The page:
Careers in Healthcare S1 E1 Healthcare science: Embryology practitioner

Content warning: This episode contains detailed information about fertility treatments.

Clare’s an embryologist. In this episode, she talks about her incredible work helping patients to have children. Listen to her explain the various routes into becoming an embryology practitioner, what her typical day looks like and how you can work in this role too!

While you might not have heard of an embryologist, Clare says that it’s likely you’ll have heard about her area of work. She helps people achieve families through in vitro fertilisation, more commonly known as IVF. That’s when an egg is removed from the ovaries and mixed with sperm in a laboratory. Clare also conducts a similar treatment called intracytoplasmic sperm injection, where sperm is directly injected into the egg. In addition to these procedures, Clare and her team offer fertility preservation to their transgender patients or patients having chemotherapy.

Clare's motivation

Clare became interested in embryology when she started a course in reproductive science during her Biology degree. She was fascinated by infertility and how it could be treated, so she wanted to learn more. She decided to do an MSc in Assistive Reproductive Technology before beginning to work in a laboratory. She’s now working on her equivalence assessment, where those who haven’t completed the Scientist Training Programme work towards the same qualification by showing they have the same skills and knowledge.

The highs and lows of being an embryologist

The best part of the job is using the latest technology to help with patient care. Clare describes using an embryoscope so that she can watch as an egg develops into an embryo. She believes that watching life develop in front of your eyes is as exciting as a job gets! This kind of technology also helps embryologists collect lots of data so that they can learn and improve their service.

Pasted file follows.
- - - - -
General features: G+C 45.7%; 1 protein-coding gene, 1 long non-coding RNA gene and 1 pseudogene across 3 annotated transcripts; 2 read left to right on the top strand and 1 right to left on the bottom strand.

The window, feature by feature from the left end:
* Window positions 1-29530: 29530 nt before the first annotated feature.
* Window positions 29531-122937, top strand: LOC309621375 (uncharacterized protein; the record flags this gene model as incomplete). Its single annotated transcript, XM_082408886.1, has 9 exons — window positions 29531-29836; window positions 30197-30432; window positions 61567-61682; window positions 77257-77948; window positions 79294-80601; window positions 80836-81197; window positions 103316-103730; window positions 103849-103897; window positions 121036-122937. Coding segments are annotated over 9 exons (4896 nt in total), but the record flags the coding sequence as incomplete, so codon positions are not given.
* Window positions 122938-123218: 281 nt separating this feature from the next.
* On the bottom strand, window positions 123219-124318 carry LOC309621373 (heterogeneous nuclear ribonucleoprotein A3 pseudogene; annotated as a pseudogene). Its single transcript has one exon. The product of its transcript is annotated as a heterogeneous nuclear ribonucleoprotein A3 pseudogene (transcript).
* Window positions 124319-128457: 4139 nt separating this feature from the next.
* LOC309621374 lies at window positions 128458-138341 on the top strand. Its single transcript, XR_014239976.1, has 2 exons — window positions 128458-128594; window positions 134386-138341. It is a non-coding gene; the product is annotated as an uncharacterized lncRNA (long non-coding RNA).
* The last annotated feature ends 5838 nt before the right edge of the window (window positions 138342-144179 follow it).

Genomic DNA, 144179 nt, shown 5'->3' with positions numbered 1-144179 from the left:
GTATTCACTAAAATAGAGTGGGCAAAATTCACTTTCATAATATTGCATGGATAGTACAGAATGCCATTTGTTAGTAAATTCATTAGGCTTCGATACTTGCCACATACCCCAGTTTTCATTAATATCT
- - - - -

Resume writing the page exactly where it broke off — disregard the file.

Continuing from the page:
Clare explains that there are challenging aspects of her work, like giving patients bad news, which she described as her ‘least favourite part of the job’. That’s why there are lots of important skills for her role to make sure you’re doing your absolute best for the patient. Clare says you need great attention to detail, teamworking skills, and a passion and willingness to learn. Being an excellent communicator is also important because you work in an interdisciplinary team, which means you have to be able to work with doctors, nurses and lots of other healthcare professionals to provide a quality service.

Clare's advice for you

If you’re interested in becoming an embryologist, Clare suggests you try to volunteer at clinics while doing your undergraduate degree or ask to take a tour of a department. Start by looking at our information on clinical scientists working in life sciences. Anything you can do to learn about the role before you start will be beneficial!

We hope you enjoyed listening to Clare discuss her rewarding role as an embryologist. Make sure to tune in to our other episodes to find out more about different healthcare science roles in NHSScotland. If you’d like to read about NHSScotland careers, including those in healthcare science, explore our careers.